Businesses and governmental entities are increasingly turning to compute-intensive applications, such as machine learning and artificial intelligence (AI), to enhance the experiences of customers, increase competitive advantage, and improve security and safety in communities. However, achieving and maintaining the high-performance processing that these workloads require is extremely difficult, largely due to the growing complexity of hardware processor models.

To gain the benefits of AI, predictive intelligence and smart infrastructure will require a much simpler and more scalable processing architecture that can sustainably accelerate the performance of compute intensive workloads. At Groq, we believe a less complex chip design is the answer.

A simpler processing architecture

The current complexity of processor architectures is the primary inhibitor that slows developer productivity and hinders the adoption of AI applications and other compute-heavy workloads. Current processor complexity decreases developer productivity. Moore’s law is slowing, making it harder to deliver ever-greater compute performance.

Groq is introducing a new, simpler processing architecture designed specifically for the performance requirements of machine learning applications and other compute-intensive workloads. The simpler hardware also saves developer resources by eliminating the need for profiling, and also makes it easier to deploy AI solutions at scale.

Groq is taking bold steps to develop software and hardware products that defy conventional approaches. Our vision of a simpler, high-performance architecture for machine learning and other demanding workloads is based on three key areas of technology innovation:

  • Software-defined hardware. Inspired by a software-first mindset, Groq’s chip architecture provides a new processing paradigm in which the control of execution and data flows is moved from the hardware to the compiler. All execution planning happens in software, freeing up valuable silicon space for additional processing capabilities.This approach allows Grog to fundamentally bypass the constraints of traditional, hardware-focused architectural models.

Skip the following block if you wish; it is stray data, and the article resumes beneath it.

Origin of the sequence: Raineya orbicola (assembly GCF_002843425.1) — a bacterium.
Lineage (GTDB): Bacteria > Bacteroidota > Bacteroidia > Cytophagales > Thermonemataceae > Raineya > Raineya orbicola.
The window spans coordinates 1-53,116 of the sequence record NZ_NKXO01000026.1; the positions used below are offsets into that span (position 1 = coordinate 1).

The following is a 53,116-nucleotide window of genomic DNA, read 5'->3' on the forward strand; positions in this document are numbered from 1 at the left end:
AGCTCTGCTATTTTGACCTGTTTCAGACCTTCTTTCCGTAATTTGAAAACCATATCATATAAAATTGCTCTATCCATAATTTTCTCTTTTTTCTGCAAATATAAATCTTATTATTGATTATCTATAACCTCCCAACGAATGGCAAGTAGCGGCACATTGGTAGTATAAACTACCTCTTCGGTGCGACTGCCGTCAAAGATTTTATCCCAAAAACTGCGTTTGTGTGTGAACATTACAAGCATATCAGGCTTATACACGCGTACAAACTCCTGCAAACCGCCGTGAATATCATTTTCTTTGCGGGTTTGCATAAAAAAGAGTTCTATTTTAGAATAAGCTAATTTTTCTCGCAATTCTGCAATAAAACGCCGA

• Silicon innovation: Groq’s simplified architecture removes extraneous circuitry from the chip to achieve a more efficient silicon design with more performance per square millimeter. This eliminates the need for caching, core-to-core communication, speculative and out-of-order execution. Higher compute density is achieved by increasing total cross-chip bandwidth and a higher percentage of total transistors used for computation.
  • Maximizing developer velocity: The simplicity of the Groq system architecture eliminates the need for hand optimization, profiling and the specialized device knowledge that dominates traditional hardware-centric design approaches. Groq instead focuses on the compiler, enabling software requirements to drive the hardware specification. At compile time, developers know memory usage, model efficiency and latency, thereby simplifying production and speeding deployment. This results in a better developer experience with push-button performance, allowing users to focus on their algorithm and deploy solutions faster.

Groq products provide the flexibility to quickly adapt to the diverse, real-world set of computations required to build the next generation of compute technologies. By simplifying the deployment and execution of machine learning, Groq makes it possible to extend the advantages of AI applications and insights to a much broader audience. The entire system – the software and hardware – substantially simplifies and improves the experience for all who use Groq’s technology.

Groq is ideal for deep learning inference processing for a wide range of AI applications, but it is critical to understand that the Groq chip is a general-purpose, Turing-complete, compute architecture.  It is an ideal platform for any high-performance, low latency, compute-intensive workload.

To learn more about Groq, go to Groq.com.